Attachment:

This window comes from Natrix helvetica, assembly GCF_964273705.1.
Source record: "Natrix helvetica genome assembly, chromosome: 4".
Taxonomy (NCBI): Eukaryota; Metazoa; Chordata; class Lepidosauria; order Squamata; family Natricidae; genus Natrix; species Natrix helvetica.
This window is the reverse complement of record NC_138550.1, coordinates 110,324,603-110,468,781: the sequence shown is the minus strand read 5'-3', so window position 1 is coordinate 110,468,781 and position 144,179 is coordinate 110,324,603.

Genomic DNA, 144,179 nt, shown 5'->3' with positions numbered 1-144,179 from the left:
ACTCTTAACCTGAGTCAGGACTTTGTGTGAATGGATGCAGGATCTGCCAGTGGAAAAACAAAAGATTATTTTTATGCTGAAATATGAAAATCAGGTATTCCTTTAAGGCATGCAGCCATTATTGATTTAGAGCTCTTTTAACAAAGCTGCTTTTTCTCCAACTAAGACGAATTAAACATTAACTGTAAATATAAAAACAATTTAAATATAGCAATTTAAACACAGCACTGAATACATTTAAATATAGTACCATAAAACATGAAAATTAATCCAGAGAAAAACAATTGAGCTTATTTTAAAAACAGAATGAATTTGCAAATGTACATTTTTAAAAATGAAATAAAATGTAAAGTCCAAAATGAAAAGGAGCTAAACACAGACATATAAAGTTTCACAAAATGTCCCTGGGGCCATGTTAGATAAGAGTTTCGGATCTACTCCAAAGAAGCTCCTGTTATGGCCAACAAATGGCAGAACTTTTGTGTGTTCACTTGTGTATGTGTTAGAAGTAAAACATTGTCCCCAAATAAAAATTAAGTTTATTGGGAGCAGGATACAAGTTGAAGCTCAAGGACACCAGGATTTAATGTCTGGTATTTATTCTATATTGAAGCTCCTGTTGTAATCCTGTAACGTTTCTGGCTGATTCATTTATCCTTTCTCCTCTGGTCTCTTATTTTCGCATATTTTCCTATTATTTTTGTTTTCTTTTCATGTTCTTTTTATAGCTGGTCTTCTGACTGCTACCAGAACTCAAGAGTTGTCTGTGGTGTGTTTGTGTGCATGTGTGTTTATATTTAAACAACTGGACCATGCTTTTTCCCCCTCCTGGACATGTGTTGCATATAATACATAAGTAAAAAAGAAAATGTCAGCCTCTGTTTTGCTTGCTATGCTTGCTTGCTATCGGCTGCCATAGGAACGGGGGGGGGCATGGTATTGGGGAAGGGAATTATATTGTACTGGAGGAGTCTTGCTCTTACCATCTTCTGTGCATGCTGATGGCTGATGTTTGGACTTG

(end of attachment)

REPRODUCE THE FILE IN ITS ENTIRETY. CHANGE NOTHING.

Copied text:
This window comes from Natrix helvetica, assembly GCF_964273705.1.
Source record: "Natrix helvetica genome assembly, chromosome: 4".
Taxonomy (NCBI): Eukaryota; Metazoa; Chordata; class Lepidosauria; order Squamata; family Natricidae; genus Natrix; species Natrix helvetica.
This window is the reverse complement of record NC_138550.1, coordinates 110,324,603-110,468,781: the sequence shown is the minus strand read 5'-3', so window position 1 is coordinate 110,468,781 and position 144,179 is coordinate 110,324,603.

Genomic DNA, 144,179 nt, shown 5'->3' with positions numbered 1-144,179 from the left:
ACTCTTAACCTGAGTCAGGACTTTGTGTGAATGGATGCAGGATCTGCCAGTGGAAAAACAAAAGATTATTTTTATGCTGAAATATGAAAATCAGGTATTCCTTTAAGGCATGCAGCCATTATTGATTTAGAGCTCTTTTAACAAAGCTGCTTTTTCTCCAACTAAGACGAATTAAACATTAACTGTAAATATAAAAACAATTTAAATATAGCAATTTAAACACAGCACTGAATACATTTAAATATAGTACCATAAAACATGAAAATTAATCCAGAGAAAAACAATTGAGCTTATTTTAAAAACAGAATGAATTTGCAAATGTACATTTTTAAAAATGAAATAAAATGTAAAGTCCAAAATGAAAAGGAGCTAAACACAGACATATAAAGTTTCACAAAATGTCCCTGGGGCCATGTTAGATAAGAGTTTCGGATCTACTCCAAAGAAGCTCCTGTTATGGCCAACAAATGGCAGAACTTTTGTGTGTTCACTTGTGTATGTGTTAGAAGTAAAACATTGTCCCCAAATAAAAATTAAGTTTATTGGGAGCAGGATACAAGTTGAAGCTCAAGGACACCAGGATTTAATGTCTGGTATTTATTCTATATTGAAGCTCCTGTTGTAATCCTGTAACGTTTCTGGCTGATTCATTTATCCTTTCTCCTCTGGTCTCTTATTTTCGCATATTTTCCTATTATTTTTGTTTTCTTTTCATGTTCTTTTTATAGCTGGTCTTCTGACTGCTACCAGAACTCAAGAGTTGTCTGTGGTGTGTTTGTGTGCATGTGTGTTTATATTTAAACAACTGGACCATGCTTTTTCCCCCTCCTGGACATGTGTTGCATATAATACATAAGTAAAAAAGAAAATGTCAGCCTCTGTTTTGCTTGCTATGCTTGCTTGCTATCGGCTGCCATAGGAACGGGGGGGGGCATGGTATTGGGGAAGGGAATTATATTGTACTGGAGGAGTCTTGCTCTTACCATCTTCTGTGCATGCTGATGGCTGATGTTTGGACTTG